Dave Harrington: Aliso Viejo is largely built out. We have an average density level that is twice that of the rest of Orange County. Infill is the only housing opportunity we have left.
Is the problem one of local planning? Would a regional approach help?
Melissa: We need to be nimble. We have barred the door for too many people.
Mike: No, we have already given up enough local control to agencies like the Southern California Association of Governments (SCAG).
Norberto: The planning process is what allows you to grab a project and shape it. At the local city level, there’s lots of opportunity. No one wants a bad development in their backyard. Local planning has never been more important. Everyone wants predictability around their property.
Have we gone overboard to protect the environment at the expense of California families?
Mike: We should be doing it in the name of the economy, not in the name of the environment.
Jonathan: Developers have been very generous with the space they’ve given away and with the time they’ve put into planning. Landlords don’t want more apartments because they don’t want more competition. Planning is needed to ensure that we have a reasonable result at the end of the day.
Dave: Regulations add $100,000 to the cost of each unit. We need regulatory reform.
Norberto: To see what happens in a world without regulation, I invite you to go to Tijuana. The key is intelligent, nimble regulation that is respectful of local control.
The Economy, Interest Rates, and Tax Reform
By Fadel Lawandy
DIRECTOR, HOAG CENTER FOR REAL ESTATE AND FINANCE, CHAPMAN UNIVERSITY
U.S. Economy. As a country, we are moving in the right direction. This recovery that we are going through has been one of the longest in history. Excess labor capacity is shrinking. Wage growth is very healthy. We are back to levels that match 2008. The largest growth right now is in high-skilled jobs. Discretionary income has increased, and consumers are spending.
Orange County Economy. Overall, the Orange County economy is doing well. We have added 23,700 jobs. At 2.8 percent, unemployment is at an all-time low. We lost low-paying factory jobs in textiles, but we added better-paying jobs in manufacturing. The median income is $88,000.
Interest Rates. We are almost certain that we will see four interest rate hikes during 2018. Yields on ten-year treasuries are going up. As they climb, we’ll see interest rates on thirty-year mortgages climb to about 5.6 percent.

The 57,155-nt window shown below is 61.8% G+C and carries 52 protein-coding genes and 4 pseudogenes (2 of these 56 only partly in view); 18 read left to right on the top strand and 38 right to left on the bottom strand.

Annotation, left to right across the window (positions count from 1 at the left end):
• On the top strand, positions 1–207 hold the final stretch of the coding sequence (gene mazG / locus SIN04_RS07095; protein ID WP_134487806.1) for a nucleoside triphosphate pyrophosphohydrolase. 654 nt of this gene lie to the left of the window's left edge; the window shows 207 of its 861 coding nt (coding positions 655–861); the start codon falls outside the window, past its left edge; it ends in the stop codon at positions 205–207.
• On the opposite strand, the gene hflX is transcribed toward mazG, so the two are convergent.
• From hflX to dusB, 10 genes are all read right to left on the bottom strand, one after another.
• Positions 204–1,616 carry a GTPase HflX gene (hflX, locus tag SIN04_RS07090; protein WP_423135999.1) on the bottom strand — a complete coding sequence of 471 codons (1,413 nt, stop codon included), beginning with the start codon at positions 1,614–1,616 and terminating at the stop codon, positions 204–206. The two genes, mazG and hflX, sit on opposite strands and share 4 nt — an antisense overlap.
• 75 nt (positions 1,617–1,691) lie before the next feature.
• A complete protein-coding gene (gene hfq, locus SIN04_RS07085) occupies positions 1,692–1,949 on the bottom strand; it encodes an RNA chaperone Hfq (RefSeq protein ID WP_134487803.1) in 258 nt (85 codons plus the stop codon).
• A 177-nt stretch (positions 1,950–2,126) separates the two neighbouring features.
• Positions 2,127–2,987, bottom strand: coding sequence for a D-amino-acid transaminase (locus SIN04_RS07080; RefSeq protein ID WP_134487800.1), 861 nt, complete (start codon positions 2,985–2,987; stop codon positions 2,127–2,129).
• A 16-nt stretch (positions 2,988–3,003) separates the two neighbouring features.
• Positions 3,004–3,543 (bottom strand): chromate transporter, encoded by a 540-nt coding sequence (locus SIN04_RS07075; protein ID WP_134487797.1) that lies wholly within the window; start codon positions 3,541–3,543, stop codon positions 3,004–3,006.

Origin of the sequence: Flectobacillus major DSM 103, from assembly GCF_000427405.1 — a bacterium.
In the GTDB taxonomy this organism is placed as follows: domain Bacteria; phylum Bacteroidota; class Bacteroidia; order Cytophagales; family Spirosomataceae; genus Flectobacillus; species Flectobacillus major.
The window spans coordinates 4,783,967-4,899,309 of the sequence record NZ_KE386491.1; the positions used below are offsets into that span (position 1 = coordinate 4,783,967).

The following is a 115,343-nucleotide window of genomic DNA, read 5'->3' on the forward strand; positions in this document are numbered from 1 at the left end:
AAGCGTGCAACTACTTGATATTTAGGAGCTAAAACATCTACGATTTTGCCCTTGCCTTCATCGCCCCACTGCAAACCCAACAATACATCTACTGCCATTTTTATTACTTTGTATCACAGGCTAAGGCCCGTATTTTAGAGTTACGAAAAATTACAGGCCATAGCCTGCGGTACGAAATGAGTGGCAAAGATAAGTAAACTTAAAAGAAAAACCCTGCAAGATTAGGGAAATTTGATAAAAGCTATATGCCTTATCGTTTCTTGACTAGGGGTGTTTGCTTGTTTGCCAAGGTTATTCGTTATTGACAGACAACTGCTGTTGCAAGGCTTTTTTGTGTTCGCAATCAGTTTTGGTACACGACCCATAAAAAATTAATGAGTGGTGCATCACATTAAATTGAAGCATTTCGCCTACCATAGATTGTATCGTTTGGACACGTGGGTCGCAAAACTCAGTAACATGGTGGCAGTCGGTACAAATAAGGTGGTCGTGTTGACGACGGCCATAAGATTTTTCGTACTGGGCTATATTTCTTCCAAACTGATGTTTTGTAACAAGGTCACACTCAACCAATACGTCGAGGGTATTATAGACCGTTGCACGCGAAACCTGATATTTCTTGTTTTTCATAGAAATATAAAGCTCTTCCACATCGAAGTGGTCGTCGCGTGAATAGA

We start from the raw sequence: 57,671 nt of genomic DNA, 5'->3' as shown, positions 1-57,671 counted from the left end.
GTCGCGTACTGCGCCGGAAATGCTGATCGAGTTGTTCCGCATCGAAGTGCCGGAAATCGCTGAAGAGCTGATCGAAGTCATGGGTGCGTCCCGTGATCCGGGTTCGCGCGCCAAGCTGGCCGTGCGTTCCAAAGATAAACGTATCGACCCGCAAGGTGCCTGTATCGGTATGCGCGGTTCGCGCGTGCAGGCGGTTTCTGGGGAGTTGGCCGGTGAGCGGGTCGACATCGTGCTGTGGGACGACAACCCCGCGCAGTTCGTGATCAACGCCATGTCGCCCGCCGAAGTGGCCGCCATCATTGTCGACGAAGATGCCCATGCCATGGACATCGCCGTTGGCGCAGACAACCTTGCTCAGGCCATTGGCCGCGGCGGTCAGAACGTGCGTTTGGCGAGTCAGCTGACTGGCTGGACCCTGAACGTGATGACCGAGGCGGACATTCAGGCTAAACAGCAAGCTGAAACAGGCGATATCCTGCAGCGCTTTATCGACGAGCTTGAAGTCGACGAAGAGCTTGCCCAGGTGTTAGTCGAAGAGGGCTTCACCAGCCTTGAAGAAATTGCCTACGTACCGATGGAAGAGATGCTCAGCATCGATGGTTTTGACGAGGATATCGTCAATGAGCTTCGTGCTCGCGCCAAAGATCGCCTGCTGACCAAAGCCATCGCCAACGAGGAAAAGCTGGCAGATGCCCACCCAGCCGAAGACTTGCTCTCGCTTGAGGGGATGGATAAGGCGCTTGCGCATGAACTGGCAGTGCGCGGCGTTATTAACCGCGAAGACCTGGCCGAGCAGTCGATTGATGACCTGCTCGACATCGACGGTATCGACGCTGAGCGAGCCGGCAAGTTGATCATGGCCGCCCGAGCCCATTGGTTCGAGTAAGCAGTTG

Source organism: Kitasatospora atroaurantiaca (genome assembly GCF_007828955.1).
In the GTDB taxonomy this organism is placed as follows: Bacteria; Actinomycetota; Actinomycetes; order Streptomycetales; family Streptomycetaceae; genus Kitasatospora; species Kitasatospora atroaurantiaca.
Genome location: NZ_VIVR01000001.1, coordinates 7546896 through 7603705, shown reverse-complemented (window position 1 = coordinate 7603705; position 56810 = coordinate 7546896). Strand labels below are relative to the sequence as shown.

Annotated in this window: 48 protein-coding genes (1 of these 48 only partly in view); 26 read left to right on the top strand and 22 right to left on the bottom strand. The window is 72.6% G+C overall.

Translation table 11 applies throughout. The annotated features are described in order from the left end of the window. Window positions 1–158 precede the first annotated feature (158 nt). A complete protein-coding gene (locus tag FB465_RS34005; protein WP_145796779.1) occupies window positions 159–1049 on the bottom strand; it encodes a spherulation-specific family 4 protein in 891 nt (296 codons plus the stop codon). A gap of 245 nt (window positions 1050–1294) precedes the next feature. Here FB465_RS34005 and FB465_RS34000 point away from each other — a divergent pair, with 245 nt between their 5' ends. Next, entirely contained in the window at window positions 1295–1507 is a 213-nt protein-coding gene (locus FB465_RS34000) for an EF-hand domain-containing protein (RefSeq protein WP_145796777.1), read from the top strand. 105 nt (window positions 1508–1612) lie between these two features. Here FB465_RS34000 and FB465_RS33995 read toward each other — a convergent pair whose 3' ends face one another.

Tax Reform and Housing. The government is getting out of the business of using taxes to motivate people to buy homes. The tax benefit of owning a home has been reduced or eliminated. The people who get hurt the most are people with a mortgage of more than $750,000.
Owning versus Renting. It’s still more profitable to own a home than it is to rent and put your money in the stock market. Over time, you could receive as much as an 8 percent higher return on your investment if you buy rather than rent.
The C.A.R. Property Tax Fairness Initiative
By Ziggy Zicarelli
PAST PRESIDENT, CALIFORNIA ASSOCIATION OF REALTORS®
Proposition 60 (which was passed in 1986) allows homeowners fifty-five years of age or older to buy a house of equal or lesser value and transfer the base year value of their current primary residence to the newly acquired property. Proposition 90 (which was passed in 1988) allows homeowners fifty-five years of age or older to transfer the base year value of their principal residence in one county to a newly purchased or constructed replacement residence in another county. The problem is that the receiving county must agree to permit the transfer, and only twelve of California’s fifty-eight counties have done so. As a result, California has begun to follow the European model of homeownership. Whereas the average time in a house once was five years, it is now twenty years.
One way to address this problem is to increase tax base portability, and that is what the California Association of REALTORS® is attempting to do with its Property Tax Fairness Initiative. Based on the Florida model, it will allow homeowners to sell and move either up or down but pay property tax at a blended rate. The Legislative Analyst’s Office predicts that passage of this initiative will result in 43,000 to 50,000 more transactions a year. It will free up housing stock to allow millennials and other first-time buyers to purchase a home. This is something we should have done twenty years ago.